Observation 97753: Corticiaceae sensu lato
When: 2012-06-18
Herbarium specimen reported

Species Lists

Images

229194
229195
230338
On oak. Very hard and difficult to remove.
230339
On oak. Very hard and difficult to remove.
230340
On oak. Very hard and difficult to remove.

Proposed Names

4% (2)
Recognized by sight
-23% (3)
Recognized by sight: white edge, darker toward center
58% (1)
Eye3 Eyes3
Recognized by sight

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Eye3 = Observer’s choice
Eyes3 = Current consensus

Comments

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no pores
By: walt sturgeon (Mycowalt)
2012-06-23 21:36:23 CDT (-0400)

It was difficult to cut off even a small piece. I don’t carry an axe!

Margin is somewhat fibrous.
By: Gerhard Koller (Gerhard)
2012-06-23 18:56:46 CDT (-0400)

And has it got pores? On the last pics it suggests to have pores. Or something in the vein. I now go for Corticiaceae or Polyporales or even Agaricales. Scope work would be urgently needed for this interesting one!

Location
By: walt sturgeon (Mycowalt)
2012-06-22 09:55:04 CDT (-0400)

is a broad leaf forest. Consistency was very firm. If I get to the site again I’ll try to get better pictures and a voucher. I did not see any Exidia.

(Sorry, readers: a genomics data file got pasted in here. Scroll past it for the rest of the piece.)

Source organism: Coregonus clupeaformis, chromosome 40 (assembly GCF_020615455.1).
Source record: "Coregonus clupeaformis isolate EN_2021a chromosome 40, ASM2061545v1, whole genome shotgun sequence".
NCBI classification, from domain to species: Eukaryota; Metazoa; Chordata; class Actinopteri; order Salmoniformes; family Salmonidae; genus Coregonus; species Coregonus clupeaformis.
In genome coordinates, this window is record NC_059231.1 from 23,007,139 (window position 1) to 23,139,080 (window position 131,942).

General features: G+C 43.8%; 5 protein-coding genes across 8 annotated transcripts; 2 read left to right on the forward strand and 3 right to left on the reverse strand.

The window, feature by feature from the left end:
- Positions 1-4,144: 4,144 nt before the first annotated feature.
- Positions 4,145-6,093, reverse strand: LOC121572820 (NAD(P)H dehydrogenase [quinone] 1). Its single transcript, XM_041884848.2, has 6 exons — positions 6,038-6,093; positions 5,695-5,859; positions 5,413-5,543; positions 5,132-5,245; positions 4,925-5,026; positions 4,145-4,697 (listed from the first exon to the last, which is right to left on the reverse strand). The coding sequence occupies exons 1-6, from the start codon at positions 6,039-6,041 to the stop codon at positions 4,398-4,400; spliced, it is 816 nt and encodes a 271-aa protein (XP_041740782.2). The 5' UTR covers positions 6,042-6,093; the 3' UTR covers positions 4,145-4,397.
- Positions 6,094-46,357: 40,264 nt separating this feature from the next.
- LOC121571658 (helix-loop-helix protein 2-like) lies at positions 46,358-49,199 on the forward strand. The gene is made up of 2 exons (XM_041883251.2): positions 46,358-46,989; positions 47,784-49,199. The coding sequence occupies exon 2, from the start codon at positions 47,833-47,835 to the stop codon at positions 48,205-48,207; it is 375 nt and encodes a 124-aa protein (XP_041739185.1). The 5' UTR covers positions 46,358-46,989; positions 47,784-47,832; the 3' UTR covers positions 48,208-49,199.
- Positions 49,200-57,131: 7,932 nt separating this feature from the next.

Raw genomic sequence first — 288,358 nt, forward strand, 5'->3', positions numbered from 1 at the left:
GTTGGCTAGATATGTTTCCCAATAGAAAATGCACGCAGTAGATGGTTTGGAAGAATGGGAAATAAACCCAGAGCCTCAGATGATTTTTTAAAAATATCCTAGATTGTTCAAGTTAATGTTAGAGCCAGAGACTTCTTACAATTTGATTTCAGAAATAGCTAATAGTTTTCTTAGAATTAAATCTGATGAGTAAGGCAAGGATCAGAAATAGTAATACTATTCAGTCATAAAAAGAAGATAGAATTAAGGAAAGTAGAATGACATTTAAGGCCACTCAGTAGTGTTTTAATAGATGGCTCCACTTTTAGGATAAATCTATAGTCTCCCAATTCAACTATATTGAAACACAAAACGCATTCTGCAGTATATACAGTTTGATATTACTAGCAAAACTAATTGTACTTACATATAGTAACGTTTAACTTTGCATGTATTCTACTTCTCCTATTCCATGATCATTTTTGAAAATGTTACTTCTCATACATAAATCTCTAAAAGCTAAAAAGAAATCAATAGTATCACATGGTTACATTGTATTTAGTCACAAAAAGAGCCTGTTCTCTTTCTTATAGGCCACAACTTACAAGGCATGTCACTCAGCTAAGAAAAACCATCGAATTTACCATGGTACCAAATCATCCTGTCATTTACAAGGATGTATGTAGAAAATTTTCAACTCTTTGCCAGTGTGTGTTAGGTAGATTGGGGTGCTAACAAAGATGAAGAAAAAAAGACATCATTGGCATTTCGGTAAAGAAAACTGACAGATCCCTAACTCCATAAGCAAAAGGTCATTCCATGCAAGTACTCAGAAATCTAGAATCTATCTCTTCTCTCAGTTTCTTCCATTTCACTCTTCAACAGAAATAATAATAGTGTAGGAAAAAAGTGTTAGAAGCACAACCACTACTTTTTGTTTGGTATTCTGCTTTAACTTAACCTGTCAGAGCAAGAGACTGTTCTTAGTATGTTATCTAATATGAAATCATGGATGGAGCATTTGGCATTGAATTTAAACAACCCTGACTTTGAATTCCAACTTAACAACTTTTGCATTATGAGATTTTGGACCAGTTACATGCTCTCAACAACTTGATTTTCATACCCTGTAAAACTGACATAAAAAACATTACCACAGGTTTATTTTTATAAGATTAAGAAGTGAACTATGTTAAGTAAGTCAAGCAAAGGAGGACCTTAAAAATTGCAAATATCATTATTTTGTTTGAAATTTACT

Martin,
By: Gerhard Koller (Gerhard)
2012-06-22 04:14:29 CDT (-0400)

Hypocrea sulphurea is always associated with Exidia glandulosa, it seems to be in some partnership/parasitism with that fungus. But sometimes Exidia cannot be seen on the substrate anymore because of too old an age or when it is extremely dried up. Or Hypocrea can still be present when Exidia is gone. But usually you’ll see both species on the log.
Furthermore, Hypocrea has ostioles that should be visible under strong magnifying glass or high resolution pics. What about the consistency of that fund? Crumbly, hard, soft, cottony? Anything else noteworthy? Host? I have never found it on conifers but since Exidia can be found on conifers as well I do not want to rule that out. Do you have any better photos? Or can you go back to the spot for more photos or collecting a voucher specimen?
For now this could be anything, either asco or Corticiaceae. Possibility of Hypocrea not ruled out though.

John Plischke
By: Martin Livezey (MLivezey)
2012-06-21 00:31:13 CDT (-0400)

Can you help us with this one?

Created: 2012-06-19 12:13:58 CDT (-0400)
Last modified: 2012-08-31 17:25:51 CDT (-0400)
Viewed: 80 times, last viewed: 2016-12-10 01:57:34 CST (-0500)
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